Prince of Wales's visit to India of 1875-6. The National Rail Museum, Shanti Path, Chanakyapuri, New Delhi, India. Note the Prince of Wales's emblem of three feathers over a crown, with the motto in German "Ich Dien" ("I serve") on a dark blue ribbon below it. [Click on the images to enlarge them.]. The saloon was built in preparation for the
The white carriage is made of metal and was used by the Prince during his tour of India. An interesting feature is that it could be entered by balconies at both ends, with seats for two armed guards on each balcony. It is described as "[o]ne of the beauty queens among the NRM exhibits," with sunshades and all its "original furniture and internal fittings ... intact" (Shankar). The retinue, of course, would have had less splendidly fitted carriages. Reporting somewhat less enthusiastically on these, one of the accompanying correspondents, William Russell, wrote, "if his Royal Highness has such accommodation as is due to his rank, the suite do not travel badly. With blankets and pillows, 'the hardy traveller' can manage to make a night of it, and wake up in the morning refreshed by sleep" (402).
The Prince's visit, which his mother had initially approved of, but then opposed, was a triumph for him. It foreshadowed his later success as king. Jane Ridley writes of his "ability to connect with the rulers of the princely states," and says that it "helped to legitimise the Raj as a neo-feudal alliance between the Indian princes and the English Queen" (178). London's Daily Telegraph correspondent paints a vivid picture of his arrival at Baroda early on in the tour. Now in Gujurat, Baroda was then a princely state, and the thirteen-year-old Indian Prince had come to the station to receive him in "a pretty, little carriage, made wholly of silver and gold — a work of art, indeed, such as can hardly be surpassed" (this would have been the elephant's howdah). After due formalities, the young ruler's retinue, nearly a hundred strong, lined up alongside the decorated and caparisoned elephants waiting to take the party on to the Residency, and the Prince of Wales's train was signalled. "As the engine approached the Prince was seen standing outside the saloon carriage, looking on the platform with evident interest, and, as soon as the train stopped, his Royal Highness descended and shook hands warmly first with the Guicowar [the prince] and then with the Premier" (Gay 85). A splendid railway saloon, complete with balconies, was essential both for the eager visiting Prince, and the impression he made on his young and equally delighted host (see Wheeler for another account, 109-11).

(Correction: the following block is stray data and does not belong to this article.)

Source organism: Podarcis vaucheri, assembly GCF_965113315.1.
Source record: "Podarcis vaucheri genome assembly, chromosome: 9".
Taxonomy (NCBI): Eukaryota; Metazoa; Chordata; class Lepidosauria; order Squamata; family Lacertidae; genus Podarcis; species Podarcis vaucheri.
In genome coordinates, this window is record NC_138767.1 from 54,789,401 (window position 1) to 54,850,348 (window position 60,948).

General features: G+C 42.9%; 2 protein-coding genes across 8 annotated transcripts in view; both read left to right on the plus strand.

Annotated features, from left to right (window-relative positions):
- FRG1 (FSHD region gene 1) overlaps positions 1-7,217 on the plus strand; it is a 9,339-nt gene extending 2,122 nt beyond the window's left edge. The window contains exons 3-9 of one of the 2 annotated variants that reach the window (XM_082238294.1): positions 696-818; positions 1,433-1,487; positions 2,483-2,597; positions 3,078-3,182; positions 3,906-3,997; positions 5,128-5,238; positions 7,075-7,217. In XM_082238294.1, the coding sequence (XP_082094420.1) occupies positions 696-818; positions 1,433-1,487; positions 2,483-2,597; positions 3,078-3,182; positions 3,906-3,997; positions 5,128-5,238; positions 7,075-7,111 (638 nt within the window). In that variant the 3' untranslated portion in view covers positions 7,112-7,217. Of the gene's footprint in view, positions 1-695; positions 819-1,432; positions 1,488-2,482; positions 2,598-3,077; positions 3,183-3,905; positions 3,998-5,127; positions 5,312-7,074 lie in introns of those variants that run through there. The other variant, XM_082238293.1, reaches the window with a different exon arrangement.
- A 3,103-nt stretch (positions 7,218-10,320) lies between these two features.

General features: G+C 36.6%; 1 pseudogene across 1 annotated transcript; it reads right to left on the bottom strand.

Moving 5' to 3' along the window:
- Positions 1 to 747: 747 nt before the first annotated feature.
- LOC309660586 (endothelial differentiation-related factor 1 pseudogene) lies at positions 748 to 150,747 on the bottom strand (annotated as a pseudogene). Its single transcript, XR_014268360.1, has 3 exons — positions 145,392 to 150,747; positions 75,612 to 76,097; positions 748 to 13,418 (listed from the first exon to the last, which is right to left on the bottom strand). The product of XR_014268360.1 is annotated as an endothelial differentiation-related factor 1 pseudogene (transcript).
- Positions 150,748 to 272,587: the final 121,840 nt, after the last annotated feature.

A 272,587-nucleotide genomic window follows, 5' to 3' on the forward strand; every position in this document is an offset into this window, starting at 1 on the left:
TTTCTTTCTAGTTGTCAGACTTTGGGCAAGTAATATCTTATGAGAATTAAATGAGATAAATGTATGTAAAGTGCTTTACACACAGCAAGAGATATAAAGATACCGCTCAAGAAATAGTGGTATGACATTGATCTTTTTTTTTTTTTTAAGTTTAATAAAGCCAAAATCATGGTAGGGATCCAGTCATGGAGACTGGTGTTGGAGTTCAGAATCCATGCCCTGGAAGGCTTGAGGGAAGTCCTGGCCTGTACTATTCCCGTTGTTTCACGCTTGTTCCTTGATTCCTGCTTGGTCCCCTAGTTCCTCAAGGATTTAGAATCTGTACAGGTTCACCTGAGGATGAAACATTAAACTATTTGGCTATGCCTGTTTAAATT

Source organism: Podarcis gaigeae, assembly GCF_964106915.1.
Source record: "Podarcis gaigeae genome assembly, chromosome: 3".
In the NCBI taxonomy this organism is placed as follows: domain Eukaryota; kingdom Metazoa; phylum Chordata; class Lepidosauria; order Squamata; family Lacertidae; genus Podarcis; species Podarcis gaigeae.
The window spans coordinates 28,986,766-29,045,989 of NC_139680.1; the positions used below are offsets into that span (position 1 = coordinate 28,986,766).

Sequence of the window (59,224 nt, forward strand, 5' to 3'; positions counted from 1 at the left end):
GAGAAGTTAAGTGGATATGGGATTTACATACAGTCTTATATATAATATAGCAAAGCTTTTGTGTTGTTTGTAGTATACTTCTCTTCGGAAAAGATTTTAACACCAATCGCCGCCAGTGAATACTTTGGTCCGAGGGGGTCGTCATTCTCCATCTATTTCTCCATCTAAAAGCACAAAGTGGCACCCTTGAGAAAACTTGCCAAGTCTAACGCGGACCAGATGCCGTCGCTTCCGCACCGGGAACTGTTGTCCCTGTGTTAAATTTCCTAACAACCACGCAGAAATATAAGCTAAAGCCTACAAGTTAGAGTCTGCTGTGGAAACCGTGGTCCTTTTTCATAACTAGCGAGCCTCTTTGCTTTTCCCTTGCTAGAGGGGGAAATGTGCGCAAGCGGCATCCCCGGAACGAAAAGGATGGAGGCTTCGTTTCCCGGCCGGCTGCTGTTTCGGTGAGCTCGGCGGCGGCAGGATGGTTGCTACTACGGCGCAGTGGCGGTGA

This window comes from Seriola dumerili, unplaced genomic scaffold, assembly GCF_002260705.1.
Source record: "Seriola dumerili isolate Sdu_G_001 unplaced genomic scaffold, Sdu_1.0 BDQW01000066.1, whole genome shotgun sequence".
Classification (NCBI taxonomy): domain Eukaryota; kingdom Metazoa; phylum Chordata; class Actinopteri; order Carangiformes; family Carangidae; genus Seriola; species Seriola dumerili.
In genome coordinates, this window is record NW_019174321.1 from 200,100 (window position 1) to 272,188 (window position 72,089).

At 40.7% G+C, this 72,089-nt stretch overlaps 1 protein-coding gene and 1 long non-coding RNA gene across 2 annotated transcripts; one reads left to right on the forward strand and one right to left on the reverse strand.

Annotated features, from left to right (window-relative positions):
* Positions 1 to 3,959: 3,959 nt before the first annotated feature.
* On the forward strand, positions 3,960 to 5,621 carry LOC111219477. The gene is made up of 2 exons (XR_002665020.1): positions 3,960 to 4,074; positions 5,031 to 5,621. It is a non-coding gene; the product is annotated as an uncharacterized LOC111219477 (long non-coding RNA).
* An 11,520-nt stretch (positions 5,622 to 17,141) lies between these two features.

Photographs, formatting and text by Jacqueline Banerjee. You may use these images without prior permission for any scholarly or educational purpose as long as you (1) credit the photographer and (2) link your document to this URL in a web document or cite the Victorian Web in a print one.]
- The locomotive coupled with the prince's saloon car at the museum
- The Prince of Wales's Visit to India
Gay, J. Drew. The Prince of Wales in India, or From Pall Mall to the Punjaub. New York: R. Worthington, 1877. Internet Archive. Web. 28 March 2014.
Ridley, Jane. Bertie: A Life of Edward VII. London: Chatto & Windus, 2012.
Russell, William Howard, Sir. The Prince of Wales' Tour: A Diary in India; with some account of the visits of His Royal Highness to the courts of Greece, Egypt, Spain, and Portugal. 2nd ed. London: Sampson Low, Marston, Searle and Rivington, 1877.Internet Archive. Web. 28 March 2014.
Shankar, S. "National Rail Museum, New Delhi." IRFCA.org (website of the Indian Railways Fan Club). Web. 28 March 2014.
Wheeler, George. India in 1875-76: The visit of the Prince of Wales: Chronicle of His Royal Highness's Journeying in India, Ceylon, Spain and Portugal. London: Chapman and Hall, 1876. Internet Archive. Web. 28 March 2014.
Last modified 28 March 2014